It’s kind of fun to vent once in awhile. And since people who don’t have diabetes haven’t walked in our shoes, they just don’t get it. For their sake, I’m glad they don’t have it, but it does make for some challenges along the way. There’s humor in it, too, at times. People often mean well.
So today, we bring you the top ten list of comments we’d rather not hear, and some thoughts on how we might comment when we do hear them.
1. “Should you be eating that?” I like to take a moment to educate when I hear this one. I usually say, “All things in moderation, as long as I count my carbohydrates, watch portion and take the right amount of insulin I can eat what I would like. It’s no worse for me to eat this than it is for anyone else.”
2. “You must have the bad kind of diabetes.” Is there a good kind of diabetes? Type 1 and Type 2 do have different challenges. Type 2s are often unnecessarily blamed for their disease, and people are generally doing the best they can with what they have to work with. I don’t think anyone wants to have diabetes.
3. “At least you don’t have cancer.” How do you know I don’t? Many diseases have the potential to be life-threatening. Managing my diabetes is a job I’d rather not have, but I also don’t want to have cancer, or any other disease, for that matter.
4. “Your pump does everything for you, though, right?” No, it doesn’t. I have to tell the pump what to do. It doesn’t work on auto-pilot.
5. “You can cure it with diet and exercise.” Actually, there is no cure. Diet and exercise are useful adjuncts, but they are not a cure. They won’t prompt my beta cells to suddenly start functioning normally!
6. “You get some bad complications if you don’t control it.” This is where I can get snarky. “Thanks for reminding me, Captain Obvious.” If you are meeting someone for the first time, or learning about their health it’s not a time to bring up a potential negative – especially considering those with diabetes are well aware of the possibility of complications if diabetes is mismanaged.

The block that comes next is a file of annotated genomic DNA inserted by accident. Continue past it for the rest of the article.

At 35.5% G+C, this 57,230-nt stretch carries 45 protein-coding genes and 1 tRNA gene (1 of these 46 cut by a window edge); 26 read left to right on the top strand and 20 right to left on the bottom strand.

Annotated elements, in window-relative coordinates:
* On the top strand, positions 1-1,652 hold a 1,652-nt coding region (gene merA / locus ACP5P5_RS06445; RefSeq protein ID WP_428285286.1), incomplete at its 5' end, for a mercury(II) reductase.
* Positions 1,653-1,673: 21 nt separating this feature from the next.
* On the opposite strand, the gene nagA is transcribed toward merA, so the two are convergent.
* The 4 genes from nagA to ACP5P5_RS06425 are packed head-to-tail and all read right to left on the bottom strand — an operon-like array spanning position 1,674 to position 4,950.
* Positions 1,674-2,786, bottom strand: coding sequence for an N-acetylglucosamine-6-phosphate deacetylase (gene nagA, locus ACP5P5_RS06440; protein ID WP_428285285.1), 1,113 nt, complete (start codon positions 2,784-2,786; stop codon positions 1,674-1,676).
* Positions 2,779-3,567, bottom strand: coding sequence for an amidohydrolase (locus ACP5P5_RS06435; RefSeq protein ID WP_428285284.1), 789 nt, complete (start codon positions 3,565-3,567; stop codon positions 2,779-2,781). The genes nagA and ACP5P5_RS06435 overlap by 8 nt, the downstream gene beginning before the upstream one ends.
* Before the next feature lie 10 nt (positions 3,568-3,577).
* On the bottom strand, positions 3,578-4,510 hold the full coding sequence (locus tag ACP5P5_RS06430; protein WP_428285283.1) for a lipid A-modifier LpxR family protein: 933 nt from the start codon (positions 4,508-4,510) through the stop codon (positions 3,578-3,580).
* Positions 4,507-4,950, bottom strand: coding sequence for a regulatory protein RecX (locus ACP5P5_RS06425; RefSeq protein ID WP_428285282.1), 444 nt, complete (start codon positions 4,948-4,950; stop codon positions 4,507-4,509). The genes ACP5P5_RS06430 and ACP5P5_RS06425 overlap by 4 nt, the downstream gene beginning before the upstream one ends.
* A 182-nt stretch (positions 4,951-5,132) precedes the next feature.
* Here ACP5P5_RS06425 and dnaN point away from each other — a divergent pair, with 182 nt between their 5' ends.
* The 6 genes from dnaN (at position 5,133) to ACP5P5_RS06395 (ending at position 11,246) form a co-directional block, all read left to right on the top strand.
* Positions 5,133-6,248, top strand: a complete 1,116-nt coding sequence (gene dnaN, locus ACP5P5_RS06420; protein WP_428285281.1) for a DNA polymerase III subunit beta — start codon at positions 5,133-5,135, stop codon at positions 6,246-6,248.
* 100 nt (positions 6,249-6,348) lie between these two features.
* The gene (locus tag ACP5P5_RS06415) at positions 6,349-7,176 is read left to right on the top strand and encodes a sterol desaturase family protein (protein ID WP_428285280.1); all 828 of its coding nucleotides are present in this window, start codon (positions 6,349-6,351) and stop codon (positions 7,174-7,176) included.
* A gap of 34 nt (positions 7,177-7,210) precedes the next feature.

7. “My great aunt died from her diabetes, after she went blind and lost both her legs.” “Um, I’m not sure it’s helpful for me to hear that, but I am sorry for your loss.” Again, sad to hear about someone’s negative outcome from diabetes – however, every person is controlling things to their best ability. Asking how someone is doing with their management or inquiring about how to prevent detrimental effects may be a more positive way to learn more.
8. “You don’t look like someone who would have diabetes.” What does someone who has diabetes look like?
9. “So you can’t have children, can you?” Yes we can. I worked extra hard to keep my blood sugar tightly controlled when I was pregnant. Diabetes doesn’t make you infertile! It was a high risk pregnancy, but I have a beautiful and healthy child.
10. “If I keep eating like this, I’ll end up like you.” If you are overweight, you will likely become insulin resistant, that is true. But it’s not something to joke about. However, it’s NOT going to cause you to develop an autoimmune disorder!
Most of the time, I just try to educate. The more I do that, the more likely it is that people will have the knowledge to avoid making insensitive comments. And if they don’t? Maybe I’ll get a good laugh out of it.